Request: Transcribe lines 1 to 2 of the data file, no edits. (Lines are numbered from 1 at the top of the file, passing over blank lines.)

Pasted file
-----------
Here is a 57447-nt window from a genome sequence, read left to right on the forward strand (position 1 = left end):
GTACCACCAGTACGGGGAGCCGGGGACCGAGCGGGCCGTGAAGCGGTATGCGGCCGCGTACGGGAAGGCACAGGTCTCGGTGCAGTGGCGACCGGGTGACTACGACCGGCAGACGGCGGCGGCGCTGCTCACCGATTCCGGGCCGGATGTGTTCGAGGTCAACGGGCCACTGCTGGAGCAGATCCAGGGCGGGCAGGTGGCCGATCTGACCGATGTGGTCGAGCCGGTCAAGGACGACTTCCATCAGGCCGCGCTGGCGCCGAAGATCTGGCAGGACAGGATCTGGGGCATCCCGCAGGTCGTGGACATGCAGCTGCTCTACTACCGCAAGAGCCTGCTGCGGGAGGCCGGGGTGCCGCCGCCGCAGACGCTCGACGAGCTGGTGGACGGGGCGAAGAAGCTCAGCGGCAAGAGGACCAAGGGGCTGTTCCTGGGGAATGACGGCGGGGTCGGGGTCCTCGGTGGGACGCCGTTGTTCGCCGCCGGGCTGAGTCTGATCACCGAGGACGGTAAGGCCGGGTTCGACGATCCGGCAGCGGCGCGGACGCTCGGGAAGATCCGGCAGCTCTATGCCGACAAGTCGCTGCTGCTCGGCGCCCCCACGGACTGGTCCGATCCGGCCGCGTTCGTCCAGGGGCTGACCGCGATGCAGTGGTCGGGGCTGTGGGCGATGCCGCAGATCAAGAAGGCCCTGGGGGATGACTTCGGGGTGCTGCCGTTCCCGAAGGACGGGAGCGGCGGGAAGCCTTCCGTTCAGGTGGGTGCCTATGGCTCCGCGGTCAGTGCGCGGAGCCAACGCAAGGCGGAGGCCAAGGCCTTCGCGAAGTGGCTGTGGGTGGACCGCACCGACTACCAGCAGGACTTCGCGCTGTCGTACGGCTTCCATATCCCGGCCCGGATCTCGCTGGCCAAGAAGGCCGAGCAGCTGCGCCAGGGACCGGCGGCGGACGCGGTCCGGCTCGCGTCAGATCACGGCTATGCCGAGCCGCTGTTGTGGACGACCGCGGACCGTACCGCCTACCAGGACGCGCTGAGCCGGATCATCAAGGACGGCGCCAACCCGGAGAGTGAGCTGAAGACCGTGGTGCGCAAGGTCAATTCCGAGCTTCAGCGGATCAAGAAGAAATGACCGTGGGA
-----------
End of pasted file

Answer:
Here is a 57447-nt window from a genome sequence, read left to right on the forward strand (position 1 = left end):
GTACCACCAGTACGGGGAGCCGGGGACCGAGCGGGCCGTGAAGCGGTATGCGGCCGCGTACGGGAAGGCACAGGTCTCGGTGCAGTGGCGACCGGGTGACTACGACCGGCAGACGGCGGCGGCGCTGCTCACCGATTCCGGGCCGGATGTGTTCGAGGTCAACGGGCCACTGCTGGAGCAGATCCAGGGCGGGCAGGTGGCCGATCTGACCGATGTGGTCGAGCCGGTCAAGGACGACTTCCATCAGGCCGCGCTGGCGCCGAAGATCTGGCAGGACAGGATCTGGGGCATCCCGCAGGTCGTGGACATGCAGCTGCTCTACTACCGCAAGAGCCTGCTGCGGGAGGCCGGGGTGCCGCCGCCGCAGACGCTCGACGAGCTGGTGGACGGGGCGAAGAAGCTCAGCGGCAAGAGGACCAAGGGGCTGTTCCTGGGGAATGACGGCGGGGTCGGGGTCCTCGGTGGGACGCCGTTGTTCGCCGCCGGGCTGAGTCTGATCACCGAGGACGGTAAGGCCGGGTTCGACGATCCGGCAGCGGCGCGGACGCTCGGGAAGATCCGGCAGCTCTATGCCGACAAGTCGCTGCTGCTCGGCGCCCCCACGGACTGGTCCGATCCGGCCGCGTTCGTCCAGGGGCTGACCGCGATGCAGTGGTCGGGGCTGTGGGCGATGCCGCAGATCAAGAAGGCCCTGGGGGATGACTTCGGGGTGCTGCCGTTCCCGAAGGACGGGAGCGGCGGGAAGCCTTCCGTTCAGGTGGGTGCCTATGGCTCCGCGGTCAGTGCGCGGAGCCAACGCAAGGCGGAGGCCAAGGCCTTCGCGAAGTGGCTGTGGGTGGACCGCACCGACTACCAGCAGGACTTCGCGCTGTCGTACGGCTTCCATATCCCGGCCCGGATCTCGCTGGCCAAGAAGGCCGAGCAGCTGCGCCAGGGACCGGCGGCGGACGCGGTCCGGCTCGCGTCAGATCACGGCTATGCCGAGCCGCTGTTGTGGACGACCGCGGACCGTACCGCCTACCAGGACGCGCTGAGCCGGATCATCAAGGACGGCGCCAACCCGGAGAGTGAGCTGAAGACCGTGGTGCGCAAGGTCAATTCCGAGCTTCAGCGGATCAAGAAGAAATGACCGTGGGA